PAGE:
Now showing 1 - 10 of 17
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  • Publication
    Exploiting context information for identification of relevant experts in collaborative workplace-embedded e-learning environments
    ( 2007)
    Lokaiczyk, R.
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    Godehardt, E.
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    Faatz, A.
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    Goertz, M.
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    Kienle, A.
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    Wessner, M.
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    Ulbrich, A.
    This work introduces an approach to discover collaboration partners and adequate advising experts in a workplace-embedded collaborative e-learning environment. Based on existing papers dealing with work task and user context modelling, we propose the following steps towards a successful collaboration initiation. In the beginning, the user's current process task needs to be identified (1). Taking into account the knowledge about the current process, availability of experts as well as organizational and social distance, relevant experts regarding the actual work task of the learner are pre-selected by the environment (2). Depending on the pre-selection and users' preferences, the potential collaboration partners are displayed in an expert list (3). That way, the learner is able to initiate beneficial collaborations, whose transcripts are used to enhance the existing knowledge base of learning documents (4).
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  • Publication
  • Publication
    EQUAL: Towards an inclusive design approach to novice programming languages and computing environments for native users
    ( 2002)
    Basawaraj, P.
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    Maetzel, K.
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    Neuhold, E.J.
    In the current textual programming languages (conventional, novice, etc.) and programming paradigms (e.g., procedural, declarative, functional etc.), the programming constructs, semantic concepts, and syntactic elements are based on English paradigm and implemented using ASCII character sets, seriously limiting the universal access to programming and computing skills. Especially, nonEnglish speaking native users (students, adults etc.) from nonEnglish speaking geographical regions, including visually challenged users, encounter serious cognitive, semantic and syntactic difficulties in understanding and translating their programming plans into the syntax and semantics of English based paradigm of a programming language. The authors have developed an inclusive, universal design framework with flexible cognitive, semantic and syntactic, and cultural adaptations in the textual languages and their compilers/interpreters to satisfy the computing requirements of native users.
  • Publication
    Towards UML-G: A UML profile for modelling groupware
    ( 2002)
    Rubart, J.
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    Dawabi, P.
    Groupware is explicitly designed to support the cooperation among group members. The implementation of cooperation-aware groupware is supported by several object-oriented toolkits and frameworks, but there is no unified way to model applications built on top of these. We propose UML- G as an extensible UML profile for modelling groupware and want the community to contribute to it. We identify groupware specific modelling needs related to shared data modelling. Since these needs are not addressed by standard UML, we define UML-G's shared data modelling part. Usage scenarios demonstrate how UML-G can be used to assist groupware modelling. UML-G supports explicit modelling of groupware related needs. Moreover, a shared understanding between developers is backed, which abstracts from the implementation. In addition, CASE tool support for UML-G strengthens its practical relevance.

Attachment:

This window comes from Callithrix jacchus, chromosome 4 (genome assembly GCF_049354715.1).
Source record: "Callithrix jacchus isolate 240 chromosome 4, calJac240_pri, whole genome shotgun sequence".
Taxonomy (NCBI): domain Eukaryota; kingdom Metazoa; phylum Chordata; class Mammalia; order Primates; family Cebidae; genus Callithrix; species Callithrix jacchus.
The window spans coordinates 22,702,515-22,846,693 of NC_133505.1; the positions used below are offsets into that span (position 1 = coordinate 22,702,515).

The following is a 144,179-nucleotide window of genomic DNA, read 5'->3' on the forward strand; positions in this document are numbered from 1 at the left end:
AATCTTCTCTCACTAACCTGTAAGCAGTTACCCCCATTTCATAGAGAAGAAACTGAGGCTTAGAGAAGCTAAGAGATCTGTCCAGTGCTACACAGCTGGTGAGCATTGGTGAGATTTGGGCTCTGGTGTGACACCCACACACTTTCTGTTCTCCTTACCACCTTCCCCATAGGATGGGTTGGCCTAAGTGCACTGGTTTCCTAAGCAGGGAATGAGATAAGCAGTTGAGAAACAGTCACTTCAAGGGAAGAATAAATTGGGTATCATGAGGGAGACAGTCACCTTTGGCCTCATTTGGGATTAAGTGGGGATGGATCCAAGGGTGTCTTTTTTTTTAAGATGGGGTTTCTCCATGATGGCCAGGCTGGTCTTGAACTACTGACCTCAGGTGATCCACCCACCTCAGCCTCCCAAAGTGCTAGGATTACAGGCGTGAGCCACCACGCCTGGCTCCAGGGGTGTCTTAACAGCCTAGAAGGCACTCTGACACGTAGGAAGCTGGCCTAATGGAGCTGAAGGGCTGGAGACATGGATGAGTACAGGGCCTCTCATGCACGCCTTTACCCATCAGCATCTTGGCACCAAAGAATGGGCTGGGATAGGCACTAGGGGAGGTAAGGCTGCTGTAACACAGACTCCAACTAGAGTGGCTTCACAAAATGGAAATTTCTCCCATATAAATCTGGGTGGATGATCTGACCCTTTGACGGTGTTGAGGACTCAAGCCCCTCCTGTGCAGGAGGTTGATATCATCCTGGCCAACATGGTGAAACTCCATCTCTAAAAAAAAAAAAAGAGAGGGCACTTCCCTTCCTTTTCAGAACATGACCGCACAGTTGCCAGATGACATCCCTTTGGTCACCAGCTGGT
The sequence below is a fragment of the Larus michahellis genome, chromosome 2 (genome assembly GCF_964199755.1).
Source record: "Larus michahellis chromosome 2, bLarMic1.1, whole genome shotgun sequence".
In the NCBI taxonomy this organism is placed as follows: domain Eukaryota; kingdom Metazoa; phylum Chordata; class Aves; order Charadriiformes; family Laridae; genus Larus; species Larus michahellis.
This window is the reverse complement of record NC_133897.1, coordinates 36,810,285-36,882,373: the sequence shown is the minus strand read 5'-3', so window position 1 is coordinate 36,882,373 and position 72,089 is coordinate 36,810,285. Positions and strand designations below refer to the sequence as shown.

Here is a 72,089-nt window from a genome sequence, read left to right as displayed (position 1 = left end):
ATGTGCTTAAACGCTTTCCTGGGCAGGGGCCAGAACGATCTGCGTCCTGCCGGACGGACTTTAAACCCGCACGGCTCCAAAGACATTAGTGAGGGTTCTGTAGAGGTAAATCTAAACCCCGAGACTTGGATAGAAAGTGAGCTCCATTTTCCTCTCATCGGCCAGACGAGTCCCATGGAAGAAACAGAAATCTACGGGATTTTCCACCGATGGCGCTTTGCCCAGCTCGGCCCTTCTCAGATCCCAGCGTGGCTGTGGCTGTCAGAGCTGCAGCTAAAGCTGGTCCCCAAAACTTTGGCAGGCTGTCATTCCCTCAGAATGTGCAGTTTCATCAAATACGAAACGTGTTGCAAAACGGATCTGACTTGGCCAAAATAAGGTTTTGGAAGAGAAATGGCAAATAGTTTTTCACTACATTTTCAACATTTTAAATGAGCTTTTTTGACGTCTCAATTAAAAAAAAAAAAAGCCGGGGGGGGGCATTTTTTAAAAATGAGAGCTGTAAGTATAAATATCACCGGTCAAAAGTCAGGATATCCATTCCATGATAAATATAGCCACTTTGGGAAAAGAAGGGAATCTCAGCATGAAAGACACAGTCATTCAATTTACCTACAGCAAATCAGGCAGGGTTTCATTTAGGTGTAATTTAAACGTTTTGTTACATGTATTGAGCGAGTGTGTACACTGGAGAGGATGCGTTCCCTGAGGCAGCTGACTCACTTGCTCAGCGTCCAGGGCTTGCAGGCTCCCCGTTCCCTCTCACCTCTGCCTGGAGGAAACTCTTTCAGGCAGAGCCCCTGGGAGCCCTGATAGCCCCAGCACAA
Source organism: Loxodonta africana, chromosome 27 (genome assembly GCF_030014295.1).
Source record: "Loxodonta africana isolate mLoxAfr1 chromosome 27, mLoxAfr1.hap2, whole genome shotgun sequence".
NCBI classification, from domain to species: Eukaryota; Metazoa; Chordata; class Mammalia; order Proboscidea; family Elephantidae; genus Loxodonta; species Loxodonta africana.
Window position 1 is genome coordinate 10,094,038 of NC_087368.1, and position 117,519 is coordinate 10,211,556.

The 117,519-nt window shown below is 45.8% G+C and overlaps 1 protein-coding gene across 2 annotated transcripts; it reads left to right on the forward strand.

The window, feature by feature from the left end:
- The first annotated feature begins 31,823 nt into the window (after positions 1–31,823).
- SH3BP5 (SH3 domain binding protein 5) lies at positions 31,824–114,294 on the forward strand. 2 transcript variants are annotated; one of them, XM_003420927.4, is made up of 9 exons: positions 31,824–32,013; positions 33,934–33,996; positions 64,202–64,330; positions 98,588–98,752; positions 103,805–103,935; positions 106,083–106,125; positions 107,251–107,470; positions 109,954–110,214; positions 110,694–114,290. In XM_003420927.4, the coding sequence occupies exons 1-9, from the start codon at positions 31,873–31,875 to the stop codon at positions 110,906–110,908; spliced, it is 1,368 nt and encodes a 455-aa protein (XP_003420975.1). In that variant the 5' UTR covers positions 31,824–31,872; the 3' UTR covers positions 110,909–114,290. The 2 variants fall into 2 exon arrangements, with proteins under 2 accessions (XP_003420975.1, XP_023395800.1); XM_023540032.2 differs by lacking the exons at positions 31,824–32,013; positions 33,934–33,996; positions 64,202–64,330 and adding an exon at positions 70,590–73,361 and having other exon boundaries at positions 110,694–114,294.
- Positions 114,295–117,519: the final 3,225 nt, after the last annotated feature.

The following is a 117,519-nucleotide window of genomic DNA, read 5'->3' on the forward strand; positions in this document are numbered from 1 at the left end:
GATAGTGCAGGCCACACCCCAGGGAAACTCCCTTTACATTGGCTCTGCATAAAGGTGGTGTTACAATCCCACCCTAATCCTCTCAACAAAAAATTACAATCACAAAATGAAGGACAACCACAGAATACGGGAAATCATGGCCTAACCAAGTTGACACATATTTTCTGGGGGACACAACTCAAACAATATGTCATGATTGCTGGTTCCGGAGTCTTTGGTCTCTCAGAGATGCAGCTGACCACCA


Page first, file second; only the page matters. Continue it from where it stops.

• Publication
    A cooperative visual hypermedia approach to planning and conducting virtual meetings
    ( 2002)
    Wang, W.
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    Haake, J.M.
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    Rubart, J.
    Most distributed meeting support systems focus on meeting management and audio/video communication mechanisms. They provide little support for a flexible meeting process and a shared information space with structure- rich visual artifacts. A cooperative visual hypermedia system is developed to provide visual hypermedia artifacts for team members to manipulate in a distributed meeting. The visual hypermedia system is a hypermedia-based drawing system that integrates visual hypermedia artifacts and structures found in multiple hypertext domains. In addition, the visual hypermedia is integrated with process support for flexible meeting control and for easy setup of audio/video and application sharing communication channels. A use case is presented, which shows that using the cooperative visual hypermedia, distributed teams can perform many kinds of meetings, in the meantime, enjoying dedicated support for the planning, control, information management, and follow-up activities of a distributed meeting.
  • Publication
    COLLATE - A web-based collaboratory for content-based access to and work with digitized cultural material
    ( 2001)
    Keiper, J.
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    Brocks, H.
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    Dirsch-Weigand, A.
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    Stein, A.
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    Thiel, U.